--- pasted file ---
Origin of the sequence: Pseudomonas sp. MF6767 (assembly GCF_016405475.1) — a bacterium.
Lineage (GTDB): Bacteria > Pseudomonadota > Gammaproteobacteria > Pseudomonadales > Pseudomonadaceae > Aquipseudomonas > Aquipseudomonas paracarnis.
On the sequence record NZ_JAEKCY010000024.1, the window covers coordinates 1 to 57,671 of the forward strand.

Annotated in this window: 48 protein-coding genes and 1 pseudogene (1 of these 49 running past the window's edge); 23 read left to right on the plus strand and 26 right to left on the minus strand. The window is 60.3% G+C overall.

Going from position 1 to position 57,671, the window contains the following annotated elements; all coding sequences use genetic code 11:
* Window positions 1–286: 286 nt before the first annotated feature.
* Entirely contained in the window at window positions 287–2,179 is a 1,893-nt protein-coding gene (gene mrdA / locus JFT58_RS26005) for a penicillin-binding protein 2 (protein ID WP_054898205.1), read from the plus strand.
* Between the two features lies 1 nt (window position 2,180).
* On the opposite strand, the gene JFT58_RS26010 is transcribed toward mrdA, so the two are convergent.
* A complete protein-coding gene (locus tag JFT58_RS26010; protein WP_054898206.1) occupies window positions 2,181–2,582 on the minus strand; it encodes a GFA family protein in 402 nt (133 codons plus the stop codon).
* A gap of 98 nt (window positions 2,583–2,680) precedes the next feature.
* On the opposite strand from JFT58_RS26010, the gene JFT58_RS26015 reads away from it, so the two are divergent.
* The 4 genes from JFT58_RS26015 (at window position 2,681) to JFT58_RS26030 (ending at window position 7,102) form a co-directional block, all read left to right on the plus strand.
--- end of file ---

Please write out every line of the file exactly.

Origin of the sequence: Pseudomonas sp. MF6767 (assembly GCF_016405475.1) — a bacterium.
Lineage (GTDB): Bacteria > Pseudomonadota > Gammaproteobacteria > Pseudomonadales > Pseudomonadaceae > Aquipseudomonas > Aquipseudomonas paracarnis.
On the sequence record NZ_JAEKCY010000024.1, the window covers coordinates 1 to 57,671 of the forward strand.

Annotated in this window: 48 protein-coding genes and 1 pseudogene (1 of these 49 running past the window's edge); 23 read left to right on the plus strand and 26 right to left on the minus strand. The window is 60.3% G+C overall.

Going from position 1 to position 57,671, the window contains the following annotated elements; all coding sequences use genetic code 11:
* Window positions 1–286: 286 nt before the first annotated feature.
* Entirely contained in the window at window positions 287–2,179 is a 1,893-nt protein-coding gene (gene mrdA / locus JFT58_RS26005) for a penicillin-binding protein 2 (protein ID WP_054898205.1), read from the plus strand.
* Between the two features lies 1 nt (window position 2,180).
* On the opposite strand, the gene JFT58_RS26010 is transcribed toward mrdA, so the two are convergent.
* A complete protein-coding gene (locus tag JFT58_RS26010; protein WP_054898206.1) occupies window positions 2,181–2,582 on the minus strand; it encodes a GFA family protein in 402 nt (133 codons plus the stop codon).
* A gap of 98 nt (window positions 2,583–2,680) precedes the next feature.
* On the opposite strand from JFT58_RS26010, the gene JFT58_RS26015 reads away from it, so the two are divergent.
* The 4 genes from JFT58_RS26015 (at window position 2,681) to JFT58_RS26030 (ending at window position 7,102) form a co-directional block, all read left to right on the plus strand.